Like the developers of EA’s Medal of Honor reboot, I’ve seen The Hurt Locker – clearly a major source of inspiration for the game – and it’s a pretty grim portrayal of the politically perilous situation over in Afghanistan at the moment. So, who wants to grab an M4 and shoot some terrorists right in the face?
“We’re Rangers. This is what we do,” enthuses a marine to his family over the phone, presumably directly referring to the act of shooting terrorists in the face but said to assuage his family’s fears over him being riddled with bullets or blown up by a roadside bomb. He doesn’t bother to remind the family about regenerating health and generous checkpoints.
The action takes place in the north of Afghanistan, we’re told, so we’re left to assume that the narrator is either safe in the south or simply lying to his family. In my mind, his son is waving an American flag for the duration of the conversation, although the imagery being displayed on-screen is decidedly less patriotic: an American Chinook is being destroyed by rocket fire. Crumbs. Is the child now without a father? Medal of Honor is trying very hard to make us empathise with these characters on a human level.
You do not empathise with these characters on a human level. You can’t, because as soon as the action starts they’re little more than a regular gung-ho military superhero type who blasts away scores of enemies without a care in the world. I am told this is not what it is like to be an actual marine – just like the developers, most of my military knowledge comes from old war movies and the odd documentary on the History Channel when I’ve lost the remote control – so no matter how hard EA strives for authenticity, it will forever be out of the game’s reach. Might as well toss in a few snowmobiles and explode a nuke in space, eh?
No, actually. That’s just not how Medal of Honor rolls. It’s a bit slower, with a little less glitz and drama and a little more emphasis on a painstaking recreation of Afghanistan’s towering mountains, steep valleys and dry basins. There’s no flashy briefing screen and exciting bevy of locales, just a solid recreation of one of the world’s most war torn countries. EA have decided they don’t need to coat their game in the glossy veneer of Bruckheimer but instead fancy the dusty, mottled hues of Kathryn Bigelow.
The threat is less bombastic, too: an IED is a source of major terror, not an excuse to run for a bit and then do a totally awesome dive. A lonesome machine gun is causing most of the grief throughout the demo, and even calling in friendly air support puts our squad of grunts in significant danger. It’s all good, hearty stuff – the kind of desperate anxiety you felt back in the days of Call of Duty 2, just without all the guns that go ping.
Despite the relative calm compared to the rest of the genre, this is EA’s “sledgehammer” component of Medal of Honor, with the clear antithesis of the calm, structured “scalpel” destruction brought about in the other half of the game by elite Tier One operators; if they came across a patch of tall grass they’d probably try to hide in it, while the Rangers would pepper it with bullets before drowning it in napalm and stomping all over the charred remains.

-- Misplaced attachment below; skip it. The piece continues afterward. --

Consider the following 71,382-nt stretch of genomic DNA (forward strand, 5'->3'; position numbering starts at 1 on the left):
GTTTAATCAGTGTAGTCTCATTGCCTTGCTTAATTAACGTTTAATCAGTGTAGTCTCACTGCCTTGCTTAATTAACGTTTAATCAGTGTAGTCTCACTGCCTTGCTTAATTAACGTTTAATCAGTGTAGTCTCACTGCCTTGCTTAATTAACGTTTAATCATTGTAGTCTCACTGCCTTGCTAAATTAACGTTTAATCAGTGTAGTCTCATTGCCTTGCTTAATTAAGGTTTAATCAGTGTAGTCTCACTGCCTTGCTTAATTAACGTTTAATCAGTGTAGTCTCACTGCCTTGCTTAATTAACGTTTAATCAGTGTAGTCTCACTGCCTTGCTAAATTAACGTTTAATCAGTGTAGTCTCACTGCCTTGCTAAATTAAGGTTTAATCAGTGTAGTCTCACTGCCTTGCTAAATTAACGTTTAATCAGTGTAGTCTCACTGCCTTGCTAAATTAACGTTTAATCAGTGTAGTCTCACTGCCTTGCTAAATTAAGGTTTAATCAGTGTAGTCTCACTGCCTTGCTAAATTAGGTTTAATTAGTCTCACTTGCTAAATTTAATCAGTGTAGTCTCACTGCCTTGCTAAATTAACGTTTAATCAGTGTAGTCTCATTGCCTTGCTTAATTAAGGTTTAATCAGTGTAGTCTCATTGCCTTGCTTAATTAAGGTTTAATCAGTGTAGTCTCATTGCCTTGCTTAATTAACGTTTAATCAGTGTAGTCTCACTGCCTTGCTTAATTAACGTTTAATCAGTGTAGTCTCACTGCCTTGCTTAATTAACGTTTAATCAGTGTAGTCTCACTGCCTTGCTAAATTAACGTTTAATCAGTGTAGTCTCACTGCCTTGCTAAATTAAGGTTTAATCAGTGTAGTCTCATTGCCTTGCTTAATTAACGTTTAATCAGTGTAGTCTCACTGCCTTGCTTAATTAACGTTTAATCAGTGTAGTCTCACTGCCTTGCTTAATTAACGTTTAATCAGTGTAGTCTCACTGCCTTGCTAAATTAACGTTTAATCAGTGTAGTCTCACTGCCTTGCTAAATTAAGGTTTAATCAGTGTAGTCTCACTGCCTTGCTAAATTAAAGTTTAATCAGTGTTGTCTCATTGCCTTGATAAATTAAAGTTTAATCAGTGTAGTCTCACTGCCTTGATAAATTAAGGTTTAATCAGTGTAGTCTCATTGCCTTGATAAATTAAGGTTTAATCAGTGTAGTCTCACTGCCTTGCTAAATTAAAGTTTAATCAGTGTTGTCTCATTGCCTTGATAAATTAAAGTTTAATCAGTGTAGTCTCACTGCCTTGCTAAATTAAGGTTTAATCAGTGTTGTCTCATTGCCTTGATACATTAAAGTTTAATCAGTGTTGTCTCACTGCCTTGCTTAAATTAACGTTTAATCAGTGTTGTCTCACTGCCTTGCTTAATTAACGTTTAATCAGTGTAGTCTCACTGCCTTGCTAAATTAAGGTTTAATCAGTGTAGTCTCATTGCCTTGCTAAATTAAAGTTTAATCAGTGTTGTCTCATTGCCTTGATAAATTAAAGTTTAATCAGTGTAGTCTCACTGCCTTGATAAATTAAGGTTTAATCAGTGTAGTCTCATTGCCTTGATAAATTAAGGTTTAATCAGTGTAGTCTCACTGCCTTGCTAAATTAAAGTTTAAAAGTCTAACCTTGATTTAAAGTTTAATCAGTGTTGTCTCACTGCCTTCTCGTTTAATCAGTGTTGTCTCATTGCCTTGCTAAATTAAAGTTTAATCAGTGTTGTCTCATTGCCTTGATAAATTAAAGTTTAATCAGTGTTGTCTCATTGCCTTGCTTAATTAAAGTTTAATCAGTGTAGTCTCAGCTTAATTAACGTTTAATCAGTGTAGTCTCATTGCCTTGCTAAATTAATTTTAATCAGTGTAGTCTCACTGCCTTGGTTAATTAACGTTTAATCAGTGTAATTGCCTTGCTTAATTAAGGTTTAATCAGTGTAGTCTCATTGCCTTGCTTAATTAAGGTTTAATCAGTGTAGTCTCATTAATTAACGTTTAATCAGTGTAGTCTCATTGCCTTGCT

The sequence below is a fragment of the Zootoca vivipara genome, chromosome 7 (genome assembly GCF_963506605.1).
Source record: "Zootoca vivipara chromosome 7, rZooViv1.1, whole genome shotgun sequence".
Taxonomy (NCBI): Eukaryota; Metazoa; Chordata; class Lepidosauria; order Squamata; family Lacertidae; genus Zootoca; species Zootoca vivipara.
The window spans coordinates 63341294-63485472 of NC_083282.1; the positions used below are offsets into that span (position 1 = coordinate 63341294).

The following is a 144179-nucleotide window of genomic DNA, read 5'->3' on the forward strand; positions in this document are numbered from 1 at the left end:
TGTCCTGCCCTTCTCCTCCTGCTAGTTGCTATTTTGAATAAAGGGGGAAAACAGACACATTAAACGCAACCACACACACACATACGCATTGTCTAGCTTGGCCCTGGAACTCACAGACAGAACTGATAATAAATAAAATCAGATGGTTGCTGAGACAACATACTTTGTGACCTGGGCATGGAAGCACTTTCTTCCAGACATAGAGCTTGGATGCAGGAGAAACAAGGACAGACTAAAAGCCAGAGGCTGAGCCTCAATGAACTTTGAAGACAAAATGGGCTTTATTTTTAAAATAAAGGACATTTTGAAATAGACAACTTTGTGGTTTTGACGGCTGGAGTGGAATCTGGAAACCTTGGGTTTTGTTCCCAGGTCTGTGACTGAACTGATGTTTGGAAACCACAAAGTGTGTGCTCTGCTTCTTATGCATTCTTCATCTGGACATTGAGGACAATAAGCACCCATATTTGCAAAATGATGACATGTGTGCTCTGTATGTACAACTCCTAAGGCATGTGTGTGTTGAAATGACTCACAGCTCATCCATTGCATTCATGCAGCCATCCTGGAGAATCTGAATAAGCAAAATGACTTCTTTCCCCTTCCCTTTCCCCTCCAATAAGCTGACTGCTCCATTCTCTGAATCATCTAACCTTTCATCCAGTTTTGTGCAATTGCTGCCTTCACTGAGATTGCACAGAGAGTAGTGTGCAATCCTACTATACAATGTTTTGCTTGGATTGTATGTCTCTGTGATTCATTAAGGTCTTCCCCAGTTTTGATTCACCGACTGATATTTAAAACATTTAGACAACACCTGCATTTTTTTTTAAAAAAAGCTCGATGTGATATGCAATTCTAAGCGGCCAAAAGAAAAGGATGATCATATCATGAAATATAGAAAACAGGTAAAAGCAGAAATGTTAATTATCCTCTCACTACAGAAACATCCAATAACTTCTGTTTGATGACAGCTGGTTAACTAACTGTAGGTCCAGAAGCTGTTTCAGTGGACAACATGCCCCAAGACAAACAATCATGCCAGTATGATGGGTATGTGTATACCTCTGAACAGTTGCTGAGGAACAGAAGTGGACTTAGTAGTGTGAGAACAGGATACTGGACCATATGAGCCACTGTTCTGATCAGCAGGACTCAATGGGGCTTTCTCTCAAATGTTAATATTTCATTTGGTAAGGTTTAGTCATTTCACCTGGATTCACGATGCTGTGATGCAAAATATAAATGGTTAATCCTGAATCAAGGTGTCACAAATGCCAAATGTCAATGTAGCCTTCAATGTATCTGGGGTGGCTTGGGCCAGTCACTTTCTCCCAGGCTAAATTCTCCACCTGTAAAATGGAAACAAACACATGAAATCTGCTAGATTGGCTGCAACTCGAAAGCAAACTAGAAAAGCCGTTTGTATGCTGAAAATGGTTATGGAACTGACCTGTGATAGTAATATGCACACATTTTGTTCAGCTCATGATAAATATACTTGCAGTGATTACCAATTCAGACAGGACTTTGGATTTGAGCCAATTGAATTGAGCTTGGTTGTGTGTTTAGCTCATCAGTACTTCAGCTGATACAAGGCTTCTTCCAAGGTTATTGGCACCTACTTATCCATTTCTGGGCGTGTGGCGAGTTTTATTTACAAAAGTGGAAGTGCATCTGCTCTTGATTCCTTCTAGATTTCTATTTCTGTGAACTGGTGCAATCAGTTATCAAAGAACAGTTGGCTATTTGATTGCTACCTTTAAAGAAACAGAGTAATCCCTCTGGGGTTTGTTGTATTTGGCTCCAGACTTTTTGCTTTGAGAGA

When the bullets do start to fly – it doesn’t take long – we’re back in familiar territory. Enemies crumple to the floor after a couple of tidy headshots like dolls; dead meat-puppets relinquishing their hold on life in typical videogame fashion. Your squad racks up the kills with precise military abandon, and while there’s proportionally fewer explosions than I would have expected, the body count is pretty much in line with the competition.
We’re told that if it moves we’re supposed to kill it, but even if it doesn’t move you’ll probably riddle it with so many bullets it’ll end up shuffling across the ground so you can feel like you’re killing it again.
Our squad flushes out some baddies from their cheeky hiding spots in the valleys, shoots down some enemies with RPGs and generally cleans up the hostile landscape one bullet at a time. Crawling out from billows of smoke after the machinegun emplacement has been obliterated by allied airstrike is a definite highlight, with the air so thick with grit it almost makes you want to clear your throat.
Moving towards a new LZ, the squad runs up against another set of dingy huts. A ringtone is audible when pressed against the door. The realisation comes too late. The ensuing explosion is enough to knock everyone for six, and is a dramatic enough incident to cause the screen to fade to black.
I doubt crouching down for fifteen seconds would be enough to recover from that.
Medal of Honor at the moments is a competent looking game, with solid looking guns and a keen eye for aesthetic detail. But my main concern is that it feels like EA are attempting to make a modern action game by numbers, and while they’re probably keeping their most impressive tricks up their sleeve, I’m impatient to see what else Medal of Honor can do. The gritty, muted take on modern warfare might be an intelligent and interesting route to pursue, but I worry it will just function as a pretty frame for a regular-looking photograph. Still, nice explosions.
Medal of Honor is currently scheduled for a fall 2010 release.